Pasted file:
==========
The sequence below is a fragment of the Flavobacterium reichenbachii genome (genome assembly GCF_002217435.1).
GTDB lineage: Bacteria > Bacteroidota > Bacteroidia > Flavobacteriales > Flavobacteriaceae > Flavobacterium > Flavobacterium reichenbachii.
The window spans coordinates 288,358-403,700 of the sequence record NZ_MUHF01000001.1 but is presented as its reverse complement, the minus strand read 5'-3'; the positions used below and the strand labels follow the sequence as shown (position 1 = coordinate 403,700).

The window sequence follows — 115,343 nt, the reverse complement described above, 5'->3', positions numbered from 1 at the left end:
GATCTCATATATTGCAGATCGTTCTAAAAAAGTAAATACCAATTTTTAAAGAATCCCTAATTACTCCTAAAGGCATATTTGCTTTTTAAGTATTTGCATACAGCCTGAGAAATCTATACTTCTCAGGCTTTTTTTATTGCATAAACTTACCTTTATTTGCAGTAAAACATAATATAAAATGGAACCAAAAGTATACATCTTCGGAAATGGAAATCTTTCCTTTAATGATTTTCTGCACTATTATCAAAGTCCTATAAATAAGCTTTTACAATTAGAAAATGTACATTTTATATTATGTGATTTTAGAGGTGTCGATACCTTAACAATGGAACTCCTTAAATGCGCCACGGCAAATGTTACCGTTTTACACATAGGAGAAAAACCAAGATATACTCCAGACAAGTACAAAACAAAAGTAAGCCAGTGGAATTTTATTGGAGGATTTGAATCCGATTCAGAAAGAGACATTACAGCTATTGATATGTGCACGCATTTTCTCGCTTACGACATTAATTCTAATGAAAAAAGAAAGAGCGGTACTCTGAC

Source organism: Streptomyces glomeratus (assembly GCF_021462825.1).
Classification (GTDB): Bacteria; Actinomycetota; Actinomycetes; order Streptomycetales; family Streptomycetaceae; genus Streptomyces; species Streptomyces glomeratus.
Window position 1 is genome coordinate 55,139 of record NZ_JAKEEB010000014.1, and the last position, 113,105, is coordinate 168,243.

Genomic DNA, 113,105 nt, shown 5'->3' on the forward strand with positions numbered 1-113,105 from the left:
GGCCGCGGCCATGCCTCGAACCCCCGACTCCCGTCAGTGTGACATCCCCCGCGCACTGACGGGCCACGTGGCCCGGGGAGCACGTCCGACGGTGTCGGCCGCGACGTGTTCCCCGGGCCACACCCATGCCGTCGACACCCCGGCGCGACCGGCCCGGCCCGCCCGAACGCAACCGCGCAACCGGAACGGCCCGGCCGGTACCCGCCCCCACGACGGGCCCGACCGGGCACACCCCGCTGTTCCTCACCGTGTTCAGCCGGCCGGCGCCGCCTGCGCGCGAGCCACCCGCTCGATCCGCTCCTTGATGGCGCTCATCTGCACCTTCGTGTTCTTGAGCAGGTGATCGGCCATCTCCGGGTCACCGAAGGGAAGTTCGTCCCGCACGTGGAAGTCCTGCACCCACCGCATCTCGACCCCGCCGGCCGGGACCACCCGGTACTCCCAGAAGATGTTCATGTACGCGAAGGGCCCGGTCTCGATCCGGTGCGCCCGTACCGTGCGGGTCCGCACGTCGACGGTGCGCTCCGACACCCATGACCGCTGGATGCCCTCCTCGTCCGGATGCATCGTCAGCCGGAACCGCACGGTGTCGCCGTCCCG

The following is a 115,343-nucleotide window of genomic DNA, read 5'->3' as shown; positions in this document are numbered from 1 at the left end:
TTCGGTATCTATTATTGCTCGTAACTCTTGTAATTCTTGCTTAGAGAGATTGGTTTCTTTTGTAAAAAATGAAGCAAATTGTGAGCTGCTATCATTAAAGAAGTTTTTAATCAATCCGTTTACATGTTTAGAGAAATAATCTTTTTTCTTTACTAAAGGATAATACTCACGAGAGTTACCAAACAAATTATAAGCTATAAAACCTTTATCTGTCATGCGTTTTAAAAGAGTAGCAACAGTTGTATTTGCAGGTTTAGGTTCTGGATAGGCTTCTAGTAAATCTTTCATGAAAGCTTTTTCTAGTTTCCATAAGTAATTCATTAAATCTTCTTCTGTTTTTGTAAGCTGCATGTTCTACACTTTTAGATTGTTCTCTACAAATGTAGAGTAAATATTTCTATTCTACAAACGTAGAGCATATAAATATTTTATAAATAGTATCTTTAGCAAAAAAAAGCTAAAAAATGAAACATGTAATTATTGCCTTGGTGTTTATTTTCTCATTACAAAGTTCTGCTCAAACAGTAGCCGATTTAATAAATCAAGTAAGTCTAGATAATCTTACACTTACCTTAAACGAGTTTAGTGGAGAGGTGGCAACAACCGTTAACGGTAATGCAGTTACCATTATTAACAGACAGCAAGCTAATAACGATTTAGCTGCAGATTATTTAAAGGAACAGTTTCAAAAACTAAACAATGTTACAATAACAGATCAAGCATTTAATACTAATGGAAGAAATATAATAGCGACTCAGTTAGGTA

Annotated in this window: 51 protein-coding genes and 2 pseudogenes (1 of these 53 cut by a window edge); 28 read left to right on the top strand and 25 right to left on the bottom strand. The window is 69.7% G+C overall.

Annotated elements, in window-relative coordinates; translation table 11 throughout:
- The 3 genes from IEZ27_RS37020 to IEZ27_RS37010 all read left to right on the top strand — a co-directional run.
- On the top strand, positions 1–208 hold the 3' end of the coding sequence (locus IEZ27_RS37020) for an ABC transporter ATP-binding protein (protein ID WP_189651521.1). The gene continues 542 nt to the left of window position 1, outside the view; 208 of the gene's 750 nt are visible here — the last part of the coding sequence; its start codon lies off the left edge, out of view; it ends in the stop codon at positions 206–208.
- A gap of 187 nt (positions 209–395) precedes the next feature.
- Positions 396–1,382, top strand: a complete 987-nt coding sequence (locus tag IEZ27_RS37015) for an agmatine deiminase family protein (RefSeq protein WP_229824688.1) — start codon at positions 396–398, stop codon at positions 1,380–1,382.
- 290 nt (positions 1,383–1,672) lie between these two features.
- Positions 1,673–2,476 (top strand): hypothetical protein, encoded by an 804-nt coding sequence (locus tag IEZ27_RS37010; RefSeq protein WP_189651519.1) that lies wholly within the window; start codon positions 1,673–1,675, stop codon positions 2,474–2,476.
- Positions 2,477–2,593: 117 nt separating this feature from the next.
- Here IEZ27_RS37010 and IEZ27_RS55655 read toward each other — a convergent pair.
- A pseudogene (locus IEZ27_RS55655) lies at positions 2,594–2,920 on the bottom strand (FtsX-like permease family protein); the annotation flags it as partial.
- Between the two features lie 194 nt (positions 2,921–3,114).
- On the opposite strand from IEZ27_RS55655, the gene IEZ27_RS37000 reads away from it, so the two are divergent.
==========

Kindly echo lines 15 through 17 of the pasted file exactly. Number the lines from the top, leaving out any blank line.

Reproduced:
- The 3 genes from IEZ27_RS37020 to IEZ27_RS37010 all read left to right on the top strand — a co-directional run.
- On the top strand, positions 1–208 hold the 3' end of the coding sequence (locus IEZ27_RS37020) for an ABC transporter ATP-binding protein (protein ID WP_189651521.1). The gene continues 542 nt to the left of window position 1, outside the view; 208 of the gene's 750 nt are visible here — the last part of the coding sequence; its start codon lies off the left edge, out of view; it ends in the stop codon at positions 206–208.
- A gap of 187 nt (positions 209–395) precedes the next feature.